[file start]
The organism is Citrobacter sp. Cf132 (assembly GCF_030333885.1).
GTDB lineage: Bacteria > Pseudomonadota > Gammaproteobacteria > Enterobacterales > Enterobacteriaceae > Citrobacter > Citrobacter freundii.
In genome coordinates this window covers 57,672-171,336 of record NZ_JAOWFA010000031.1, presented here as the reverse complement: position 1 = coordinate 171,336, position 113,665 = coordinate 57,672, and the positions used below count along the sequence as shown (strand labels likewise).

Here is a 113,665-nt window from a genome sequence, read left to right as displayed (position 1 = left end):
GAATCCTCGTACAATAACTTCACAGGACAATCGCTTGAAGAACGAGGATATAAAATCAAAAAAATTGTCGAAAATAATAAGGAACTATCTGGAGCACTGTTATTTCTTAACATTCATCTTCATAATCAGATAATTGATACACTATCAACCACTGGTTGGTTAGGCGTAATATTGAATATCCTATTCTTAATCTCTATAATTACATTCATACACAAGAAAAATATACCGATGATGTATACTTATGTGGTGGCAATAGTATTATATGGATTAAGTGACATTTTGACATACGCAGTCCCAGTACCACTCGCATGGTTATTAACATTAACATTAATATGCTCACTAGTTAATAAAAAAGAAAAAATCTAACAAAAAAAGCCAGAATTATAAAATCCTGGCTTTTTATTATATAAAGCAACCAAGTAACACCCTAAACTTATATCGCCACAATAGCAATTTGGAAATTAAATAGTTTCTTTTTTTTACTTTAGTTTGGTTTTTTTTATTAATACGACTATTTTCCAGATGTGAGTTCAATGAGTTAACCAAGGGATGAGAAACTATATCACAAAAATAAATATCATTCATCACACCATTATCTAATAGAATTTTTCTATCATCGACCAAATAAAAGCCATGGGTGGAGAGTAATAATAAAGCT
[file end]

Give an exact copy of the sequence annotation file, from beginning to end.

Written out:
The organism is Citrobacter sp. Cf132 (assembly GCF_030333885.1).
GTDB lineage: Bacteria > Pseudomonadota > Gammaproteobacteria > Enterobacterales > Enterobacteriaceae > Citrobacter > Citrobacter freundii.
In genome coordinates this window covers 57,672-171,336 of record NZ_JAOWFA010000031.1, presented here as the reverse complement: position 1 = coordinate 171,336, position 113,665 = coordinate 57,672, and the positions used below count along the sequence as shown (strand labels likewise).

Here is a 113,665-nt window from a genome sequence, read left to right as displayed (position 1 = left end):
GAATCCTCGTACAATAACTTCACAGGACAATCGCTTGAAGAACGAGGATATAAAATCAAAAAAATTGTCGAAAATAATAAGGAACTATCTGGAGCACTGTTATTTCTTAACATTCATCTTCATAATCAGATAATTGATACACTATCAACCACTGGTTGGTTAGGCGTAATATTGAATATCCTATTCTTAATCTCTATAATTACATTCATACACAAGAAAAATATACCGATGATGTATACTTATGTGGTGGCAATAGTATTATATGGATTAAGTGACATTTTGACATACGCAGTCCCAGTACCACTCGCATGGTTATTAACATTAACATTAATATGCTCACTAGTTAATAAAAAAGAAAAAATCTAACAAAAAAAGCCAGAATTATAAAATCCTGGCTTTTTATTATATAAAGCAACCAAGTAACACCCTAAACTTATATCGCCACAATAGCAATTTGGAAATTAAATAGTTTCTTTTTTTTACTTTAGTTTGGTTTTTTTTATTAATACGACTATTTTCCAGATGTGAGTTCAATGAGTTAACCAAGGGATGAGAAACTATATCACAAAAATAAATATCATTCATCACACCATTATCTAATAGAATTTTTCTATCATCGACCAAATAAAAGCCATGGGTGGAGAGTAATAATAAAGCT